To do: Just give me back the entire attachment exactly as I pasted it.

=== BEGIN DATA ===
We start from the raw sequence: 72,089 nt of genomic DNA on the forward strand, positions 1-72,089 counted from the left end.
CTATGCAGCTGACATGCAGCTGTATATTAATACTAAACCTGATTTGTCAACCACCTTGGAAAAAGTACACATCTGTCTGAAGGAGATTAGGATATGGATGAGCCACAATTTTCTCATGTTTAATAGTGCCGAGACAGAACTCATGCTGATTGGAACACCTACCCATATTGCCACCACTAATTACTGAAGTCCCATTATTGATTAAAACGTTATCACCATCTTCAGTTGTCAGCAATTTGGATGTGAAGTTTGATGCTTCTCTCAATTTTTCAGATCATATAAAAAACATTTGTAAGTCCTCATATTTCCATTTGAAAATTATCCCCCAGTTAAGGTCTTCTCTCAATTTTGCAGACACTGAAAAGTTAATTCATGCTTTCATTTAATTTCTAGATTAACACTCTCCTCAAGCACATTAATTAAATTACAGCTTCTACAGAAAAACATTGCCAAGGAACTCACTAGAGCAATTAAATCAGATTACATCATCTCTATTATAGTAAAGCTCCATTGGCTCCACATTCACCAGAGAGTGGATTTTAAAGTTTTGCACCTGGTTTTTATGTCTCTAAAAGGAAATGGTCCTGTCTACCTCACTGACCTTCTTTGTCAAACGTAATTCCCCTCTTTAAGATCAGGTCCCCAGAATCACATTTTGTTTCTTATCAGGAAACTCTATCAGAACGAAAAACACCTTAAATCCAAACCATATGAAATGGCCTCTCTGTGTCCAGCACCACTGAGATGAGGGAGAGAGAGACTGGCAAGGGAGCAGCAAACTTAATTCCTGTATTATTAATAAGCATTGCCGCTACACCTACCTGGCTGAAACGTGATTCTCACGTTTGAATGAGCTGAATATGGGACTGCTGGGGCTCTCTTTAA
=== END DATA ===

We start from the raw sequence: 72,089 nt of genomic DNA on the forward strand, positions 1-72,089 counted from the left end.
CTATGCAGCTGACATGCAGCTGTATATTAATACTAAACCTGATTTGTCAACCACCTTGGAAAAAGTACACATCTGTCTGAAGGAGATTAGGATATGGATGAGCCACAATTTTCTCATGTTTAATAGTGCCGAGACAGAACTCATGCTGATTGGAACACCTACCCATATTGCCACCACTAATTACTGAAGTCCCATTATTGATTAAAACGTTATCACCATCTTCAGTTGTCAGCAATTTGGATGTGAAGTTTGATGCTTCTCTCAATTTTTCAGATCATATAAAAAACATTTGTAAGTCCTCATATTTCCATTTGAAAATTATCCCCCAGTTAAGGTCTTCTCTCAATTTTGCAGACACTGAAAAGTTAATTCATGCTTTCATTTAATTTCTAGATTAACACTCTCCTCAAGCACATTAATTAAATTACAGCTTCTACAGAAAAACATTGCCAAGGAACTCACTAGAGCAATTAAATCAGATTACATCATCTCTATTATAGTAAAGCTCCATTGGCTCCACATTCACCAGAGAGTGGATTTTAAAGTTTTGCACCTGGTTTTTATGTCTCTAAAAGGAAATGGTCCTGTCTACCTCACTGACCTTCTTTGTCAAACGTAATTCCCCTCTTTAAGATCAGGTCCCCAGAATCACATTTTGTTTCTTATCAGGAAACTCTATCAGAACGAAAAACACCTTAAATCCAAACCATATGAAATGGCCTCTCTGTGTCCAGCACCACTGAGATGAGGGAGAGAGAGACTGGCAAGGGAGCAGCAAACTTAATTCCTGTATTATTAATAAGCATTGCCGCTACACCTACCTGGCTGAAACGTGATTCTCACGTTTGAATGAGCTGAATATGGGACTGCTGGGGCTCTCTTTAA